Behaviour that violates another person's dignity and integrity often entails discrimination of that person at their place of work or study. As stated in the Guideline on Fair Conduct, Heidelberg University does not tolerate such behaviour. Instead, it emphasizes the importance of treating each other with respect and appreciation. All members of the University, especially those in leadership, managerial or teaching positions, see it as their responsibility not to tolerate or ignore discrimination and harassment.
A person is being sexually harassed if he or she is the object of sexually motivated, unwanted actions that humiliate him or her and violate his or her dignity.
The following acts are cited as examples of sexual harassment in the General Equal Treatment Act (Allgemeines Gleichbehandlungsgesetz, AGG § 3, Abs. 4):
- unwelcome sexual actions and requests for such actions
- unwanted physical contact of a sexual nature
- comments of a sexual nature
- unwanted exposure to pornographic materials.
Bullying has been defined by the German Federal Labour Court (Bundesarbeitsgericht, BAG decision from 15 January 1997) as systematic hostility, harassment or discrimination either among employees or by superiors. It is aided and abetted by stressful situations at work, which may be the result of excessive or too low demands being made on a particular employee or group of employees, of work organization processes or the behaviour of superiors.
In the German Criminal Code (StGB § 185, § 238) stalking is described as a crime punishable with up to three years of imprisonment or a monetary penalty. The following actions are considered to be stalking:
- repeated watching, following or lying in wait for a person
- unwanted communication by phone, email, mail, or notes
- harassing or threatening a person or persons close to him/her
- unwelcome gifts or ordering of goods.
Potential Effects of Harassment, Bullying and Stalking
- diminished self-confidence, motivation and learning/work power
- mental and psychosomatic problems
Take action against sexual harassment
In cases of sexual harassment, it is important not to ignore this behaviour but to act:
Defend yourself immediately
- Make it clear that this behaviour is unwanted and ask the offender to refrain from such actions!
- Look for witnesses!
- Keep record of the harassment (location, date, time, quotes, e-mails, etc.)!
- Alert passers-by or security service nearby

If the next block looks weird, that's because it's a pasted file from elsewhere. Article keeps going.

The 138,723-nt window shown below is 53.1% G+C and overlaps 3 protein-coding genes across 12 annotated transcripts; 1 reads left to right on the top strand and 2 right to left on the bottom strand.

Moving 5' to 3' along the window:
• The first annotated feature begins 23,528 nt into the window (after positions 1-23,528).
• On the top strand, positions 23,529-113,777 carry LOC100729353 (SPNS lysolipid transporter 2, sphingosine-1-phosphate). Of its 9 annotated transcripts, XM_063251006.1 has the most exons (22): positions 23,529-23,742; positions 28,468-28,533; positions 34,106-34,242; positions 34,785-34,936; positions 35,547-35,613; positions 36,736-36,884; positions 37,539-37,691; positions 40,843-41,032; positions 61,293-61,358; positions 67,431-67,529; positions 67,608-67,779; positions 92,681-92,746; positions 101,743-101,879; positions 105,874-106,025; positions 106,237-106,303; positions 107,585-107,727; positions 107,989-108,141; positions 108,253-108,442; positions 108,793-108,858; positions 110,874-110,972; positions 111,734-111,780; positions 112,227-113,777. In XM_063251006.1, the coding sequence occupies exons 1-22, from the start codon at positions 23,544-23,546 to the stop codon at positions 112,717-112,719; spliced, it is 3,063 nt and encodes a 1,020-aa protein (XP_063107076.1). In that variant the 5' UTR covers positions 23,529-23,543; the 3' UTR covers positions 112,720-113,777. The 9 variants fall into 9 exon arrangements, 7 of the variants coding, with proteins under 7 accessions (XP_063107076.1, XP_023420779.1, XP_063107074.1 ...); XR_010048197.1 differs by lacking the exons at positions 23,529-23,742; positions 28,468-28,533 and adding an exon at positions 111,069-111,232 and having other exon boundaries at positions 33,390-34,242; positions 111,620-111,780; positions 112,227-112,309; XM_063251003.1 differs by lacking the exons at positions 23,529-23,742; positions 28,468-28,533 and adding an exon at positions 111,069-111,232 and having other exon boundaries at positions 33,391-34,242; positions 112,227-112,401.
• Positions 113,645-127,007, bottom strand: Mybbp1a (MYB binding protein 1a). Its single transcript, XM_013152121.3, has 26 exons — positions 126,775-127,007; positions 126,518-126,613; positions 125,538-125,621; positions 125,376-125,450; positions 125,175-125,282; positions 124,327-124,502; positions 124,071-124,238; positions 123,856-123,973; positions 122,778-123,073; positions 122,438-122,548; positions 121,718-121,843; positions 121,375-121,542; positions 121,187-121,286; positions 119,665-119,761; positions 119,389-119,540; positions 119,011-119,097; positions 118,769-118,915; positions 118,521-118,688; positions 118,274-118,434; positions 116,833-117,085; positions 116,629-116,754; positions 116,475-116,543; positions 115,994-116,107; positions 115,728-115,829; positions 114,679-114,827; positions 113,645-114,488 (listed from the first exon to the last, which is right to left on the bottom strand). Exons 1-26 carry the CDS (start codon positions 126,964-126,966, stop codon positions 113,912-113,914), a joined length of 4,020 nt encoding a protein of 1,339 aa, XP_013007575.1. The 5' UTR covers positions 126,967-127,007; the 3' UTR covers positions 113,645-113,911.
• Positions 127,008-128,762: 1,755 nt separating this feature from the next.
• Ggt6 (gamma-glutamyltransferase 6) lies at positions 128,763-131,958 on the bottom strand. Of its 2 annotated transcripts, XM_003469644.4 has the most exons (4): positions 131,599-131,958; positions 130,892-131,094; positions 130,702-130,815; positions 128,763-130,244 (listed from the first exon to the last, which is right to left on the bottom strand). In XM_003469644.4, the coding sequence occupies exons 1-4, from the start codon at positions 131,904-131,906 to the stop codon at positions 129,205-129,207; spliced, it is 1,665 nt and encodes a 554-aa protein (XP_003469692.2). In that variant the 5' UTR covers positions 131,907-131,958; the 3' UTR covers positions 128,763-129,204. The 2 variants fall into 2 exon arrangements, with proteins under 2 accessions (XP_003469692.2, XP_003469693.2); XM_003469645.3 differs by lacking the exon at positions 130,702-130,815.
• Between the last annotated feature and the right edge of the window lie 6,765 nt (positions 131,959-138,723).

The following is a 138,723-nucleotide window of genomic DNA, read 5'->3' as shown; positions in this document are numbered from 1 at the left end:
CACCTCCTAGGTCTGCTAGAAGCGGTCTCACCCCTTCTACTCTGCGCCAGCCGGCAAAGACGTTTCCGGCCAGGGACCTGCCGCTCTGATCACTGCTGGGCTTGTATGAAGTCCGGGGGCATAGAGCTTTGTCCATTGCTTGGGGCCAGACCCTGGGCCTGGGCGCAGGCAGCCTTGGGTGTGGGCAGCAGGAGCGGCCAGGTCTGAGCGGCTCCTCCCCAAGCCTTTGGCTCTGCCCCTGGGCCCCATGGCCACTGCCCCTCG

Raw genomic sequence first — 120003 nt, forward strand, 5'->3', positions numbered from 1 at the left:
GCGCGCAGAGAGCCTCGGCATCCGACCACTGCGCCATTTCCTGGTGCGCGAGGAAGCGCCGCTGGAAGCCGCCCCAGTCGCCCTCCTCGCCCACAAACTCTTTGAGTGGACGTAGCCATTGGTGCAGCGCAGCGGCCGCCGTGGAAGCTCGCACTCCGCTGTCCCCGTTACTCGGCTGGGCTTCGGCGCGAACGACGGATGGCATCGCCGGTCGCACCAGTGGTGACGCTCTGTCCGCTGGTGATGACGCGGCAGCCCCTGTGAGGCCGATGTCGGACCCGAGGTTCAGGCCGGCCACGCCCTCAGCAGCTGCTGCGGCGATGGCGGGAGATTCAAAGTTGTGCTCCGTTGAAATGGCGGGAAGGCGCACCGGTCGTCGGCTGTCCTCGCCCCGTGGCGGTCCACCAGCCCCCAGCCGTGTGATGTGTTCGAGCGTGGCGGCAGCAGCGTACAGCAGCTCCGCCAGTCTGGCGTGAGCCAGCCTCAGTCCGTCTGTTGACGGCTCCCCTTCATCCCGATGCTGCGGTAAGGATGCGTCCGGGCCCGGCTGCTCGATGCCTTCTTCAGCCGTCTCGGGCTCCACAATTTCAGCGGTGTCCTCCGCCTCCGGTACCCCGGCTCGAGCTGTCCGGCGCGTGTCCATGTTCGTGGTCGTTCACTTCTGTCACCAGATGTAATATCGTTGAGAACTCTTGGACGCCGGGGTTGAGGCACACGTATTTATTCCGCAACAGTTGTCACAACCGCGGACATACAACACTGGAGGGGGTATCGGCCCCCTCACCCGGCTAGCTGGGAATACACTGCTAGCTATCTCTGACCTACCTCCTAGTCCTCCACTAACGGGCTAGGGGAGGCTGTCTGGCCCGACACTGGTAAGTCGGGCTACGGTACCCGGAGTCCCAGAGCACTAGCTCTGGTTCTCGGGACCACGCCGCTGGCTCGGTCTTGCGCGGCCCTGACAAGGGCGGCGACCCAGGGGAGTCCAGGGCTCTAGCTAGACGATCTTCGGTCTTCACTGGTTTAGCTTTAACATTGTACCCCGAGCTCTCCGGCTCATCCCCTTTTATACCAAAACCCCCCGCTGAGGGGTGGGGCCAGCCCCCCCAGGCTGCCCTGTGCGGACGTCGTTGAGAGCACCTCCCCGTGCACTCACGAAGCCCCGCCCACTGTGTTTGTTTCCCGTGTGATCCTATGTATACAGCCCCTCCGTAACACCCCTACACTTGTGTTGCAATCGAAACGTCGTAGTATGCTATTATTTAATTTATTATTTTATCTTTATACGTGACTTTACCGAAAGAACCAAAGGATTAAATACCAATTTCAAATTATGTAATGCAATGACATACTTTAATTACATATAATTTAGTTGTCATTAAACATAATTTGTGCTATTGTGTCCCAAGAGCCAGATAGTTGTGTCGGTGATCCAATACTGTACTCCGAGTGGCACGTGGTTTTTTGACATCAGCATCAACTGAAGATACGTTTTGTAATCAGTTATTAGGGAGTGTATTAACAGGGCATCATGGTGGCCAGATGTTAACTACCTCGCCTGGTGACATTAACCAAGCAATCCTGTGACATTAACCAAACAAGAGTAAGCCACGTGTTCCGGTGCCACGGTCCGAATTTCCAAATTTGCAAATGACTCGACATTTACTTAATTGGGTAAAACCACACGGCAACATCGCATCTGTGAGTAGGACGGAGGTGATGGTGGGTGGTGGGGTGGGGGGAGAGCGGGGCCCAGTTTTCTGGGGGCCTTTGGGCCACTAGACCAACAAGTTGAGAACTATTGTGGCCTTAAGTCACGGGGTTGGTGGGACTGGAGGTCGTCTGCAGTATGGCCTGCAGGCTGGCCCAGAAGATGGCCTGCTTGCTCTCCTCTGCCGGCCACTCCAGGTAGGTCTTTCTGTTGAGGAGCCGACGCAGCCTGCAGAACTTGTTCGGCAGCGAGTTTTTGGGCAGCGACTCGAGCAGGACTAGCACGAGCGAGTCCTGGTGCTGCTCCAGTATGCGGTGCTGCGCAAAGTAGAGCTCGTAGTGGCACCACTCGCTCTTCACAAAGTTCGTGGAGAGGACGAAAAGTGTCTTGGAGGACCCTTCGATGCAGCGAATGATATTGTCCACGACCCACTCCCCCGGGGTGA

- let someone you trust know about the situation in order to deal with it better
- seek the advice of public authorities
- The equal opportunities commissioners of the faculties are bound to professional discretion and can thus offer advice as a neutral party. If the persons concerned wish to remain anonymous, these contact persons can also act as a proxy.
- That way, an official complaint can also be set in motion, which may result in legal consequences for the offender, the nature of which depends on his or her respective status. These include employment law sanctions against the harasser (written warning, transfer, dismissal/suspension, house ban, deregistration).
- It is a legal regulation that in the case of sexual harassment, university members and students will be allocated both a female and a male contact person for support. At Heidelberg University, you can turn to the following contacts.
For a confidential conversation, for advice on how to resolve a burdensome situation or for information on legal aspects or university-internal procedures, you can contact:
Dr. Agnes Speck
Equal Opportunities Office
Phone: 06221 54-7697
Tobias Just, M.A.
Phone: 06221 54-3981
Laws and Provisions
- Senate Guidelines on Cooperative Relations
- University Law of the State of Baden-Wuerttemberg (LHG) § 4 (4), § 62 (3)
- General Equal Treatment Act (AGG), § 1, § 3, § 12, § 13, § 14, § 22
- Basic Law for the Federal Republic of Germany, Sections 1 and 2
- German Criminal Code, § 185, § 238
- Protection against Violence Act, § 1
- "Sexuelle Belästigung ist Arbeitsalltag", by Anne Haeming, Spiegel Online, 3.3.2015
- "Sexismus an der Hochschule. Unangenehm berührt", by Heide Oestreich, DUZ Magazin, 07/2013
- "Gender-based Violence, Stalking and Fear of Crime. Länderbericht Deutschland." EU-Project 2009-2011. Presented by Ruhr-Universität Bochum
- "Lebenssituation, Sicherheit und Gesundheit von Frauen in Deutschland." Report commissioned by the Federal Ministry for Family Affairs, Senior Citizens, Women and Youth (BMSFSJ)